By Jordyn Grzelewski
Less than 24 hours after losing a referendum on zone changes that were approved for construction of a TJX HomeGoods distribution center in Lordstown, village residents who are opposed to the changes filed a complaint about the referendum in Trumbull County Common Pleas Court.
The complaint filed Wednesday afternoon seeks “declaratory judgment, a temporary restraining order, and preliminary and permanent injunctive relief with respect to the unconstitutionality” of sections of state legislation that expedited the referendum. It was filed by Atty. David Nichol of Akron on behalf of “Committee of Lordstown Concerned Residents,” a group of about two dozen village residents who live near the planned project site.
TJX plans to build a $170 million facility on Hallock Young and Ellsworth Bailey Roads, an operation the company says will employ about 1,000 people within five years of opening. Opponents of the plan are against the use of land that was zoned residential.
The 14-page complaint lists the village of Lordstown and the state of Ohio as defendants.
At the heart of the complaint is House Bill 292, which Gov. John Kasich signed into law in June. The bill was written by state legislators when it became clear a referendum on the zone changes was likely. The legislation pushed up the referendum, which normally would have occurred in November, to this Tuesday, when 52 percent of registered voters OK’d it by a 77-23 percent margin.
Trumbull County Board of Elections officials noted the special election drew a strong turnout. By comparison, less than 25 percent of registered Trumbull County voters cast ballots in the 2018 gubernatorial primary.
The complaint challenges two sections of the law, saying they violate sections of the Ohio Constitution that state no bill “shall contain more than one subject” and that all laws “shall have a uniform operation throughout the state.”
“The final, enacted version of House Bill 292 amended numerous unrelated statutory provisions and covers a myriad of unrelated subjects, including the determination of residency for tax purposes, appropriations and provides authorization and conditions for the operation of various state programs and Section 12 [of the bill] ... eliminates the requirements that a majority vote by members of council of a village is required to rezone residential property for industrial use,” the complaint states.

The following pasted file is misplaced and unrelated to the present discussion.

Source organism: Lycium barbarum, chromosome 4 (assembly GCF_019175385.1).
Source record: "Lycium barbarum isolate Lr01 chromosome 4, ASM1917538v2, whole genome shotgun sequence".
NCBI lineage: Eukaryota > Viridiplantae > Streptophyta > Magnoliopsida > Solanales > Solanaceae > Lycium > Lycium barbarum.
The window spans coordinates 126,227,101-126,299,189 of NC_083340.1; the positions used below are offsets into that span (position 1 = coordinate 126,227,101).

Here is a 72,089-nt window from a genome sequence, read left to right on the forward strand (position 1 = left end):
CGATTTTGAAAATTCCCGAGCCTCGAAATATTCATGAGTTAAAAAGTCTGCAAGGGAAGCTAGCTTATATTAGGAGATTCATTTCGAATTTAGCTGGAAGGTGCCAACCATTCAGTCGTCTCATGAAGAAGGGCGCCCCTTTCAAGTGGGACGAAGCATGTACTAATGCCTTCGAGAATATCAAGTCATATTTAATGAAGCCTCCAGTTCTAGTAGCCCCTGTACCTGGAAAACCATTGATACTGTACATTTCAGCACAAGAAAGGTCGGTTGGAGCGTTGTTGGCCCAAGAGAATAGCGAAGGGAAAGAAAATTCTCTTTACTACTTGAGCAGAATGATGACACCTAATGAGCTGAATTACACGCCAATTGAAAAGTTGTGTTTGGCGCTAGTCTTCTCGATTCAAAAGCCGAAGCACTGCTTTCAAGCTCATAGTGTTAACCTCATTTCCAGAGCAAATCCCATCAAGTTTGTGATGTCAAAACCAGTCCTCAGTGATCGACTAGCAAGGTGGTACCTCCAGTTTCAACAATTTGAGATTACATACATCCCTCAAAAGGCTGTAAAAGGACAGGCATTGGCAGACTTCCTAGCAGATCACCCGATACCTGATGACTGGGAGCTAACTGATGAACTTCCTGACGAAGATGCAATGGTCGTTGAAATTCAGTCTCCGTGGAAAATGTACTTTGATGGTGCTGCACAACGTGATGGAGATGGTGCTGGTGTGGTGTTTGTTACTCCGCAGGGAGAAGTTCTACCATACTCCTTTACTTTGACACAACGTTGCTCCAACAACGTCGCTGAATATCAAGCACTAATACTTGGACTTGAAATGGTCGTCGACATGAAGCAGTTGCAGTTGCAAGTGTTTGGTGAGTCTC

The filing challenges sections 12 and 16 of the bill.
Section 12 narrows the scope of the legislation to apply to “a village whose legislative authority, during the period beginning May 15, 2018 and ending Sept. 1, 2018, considers an ordinance that would make zoning or other changes to accommodate a new use of real property located in the village that the legislative authority determines is likely to bring at least 500 new jobs and least $50 million in investment to the village.” It also spells out the referendum process.
Section 16 declares Section 12 “to be an emergency measure for the immediate preservation of the public pease, health, and safety.”
The complaint also argues House Bill 292 violates the Ohio Constitution’s Uniformity Clause, stating, “Sections 12 and 16 were tailored to the TJX project and, specifically, to permit less than a majority of village council members to approve a zoning change to permit the construction of an individual warehouse on the seven parcels of residential property at issue. These provisions will not have application in another village, let alone operate uniformly throughout the state of Ohio.”
The filing also seeks to establish the plaintiffs’ standing to bring the case to court, saying they live nearby and their “use and enjoyment of their property will be severely and negatively impacted.” It also argues the project will “present and [sic] eye sore and cause storm water runoff” down a hill near their properties.
Village Mayor Arno Hill, a supporter of the project, said he was not entirely surprised by the court filing.
“I’ve heard there was a chance this might happen,” he said. “It doesn’t take anything away from the victory. I’m still glad it passed.”
He noted that opponents of the plans pushed for a referendum.
“They said, ‘Let people have a say.’ People had a say and they didn’t like it,” he said. “If their side would have won and the referendum wouldn’t have passed, this never would have happened.”
Hill said he plans to consult with the village’s legal team on the matter today.
A temporary restraining order hearing on the request is scheduled for 1:30 p.m. Friday. Judge Peter Kontos is assigned the case.
Speaking outside the Trumbull County Courthouse Wednesday, state Rep. Glenn Holmes, D-63rd of McDonald, said he was “comfortable with what we did in the Senate and the House” and disappointed that the individuals filing the legal action would not accept the “mandate by 70 percent of their neighbors” in Tuesday’s election.
State Sen . Sean O’Brien, D-32nd of Bazetta, was also at the Courthouse and said he believes the company is “going to move forward until a judge tells them otherwise.”
He added, “I think the constitutionality is there, so I’m not worried” about the legal filing.
Contributor: Staff reporter Ed Runyan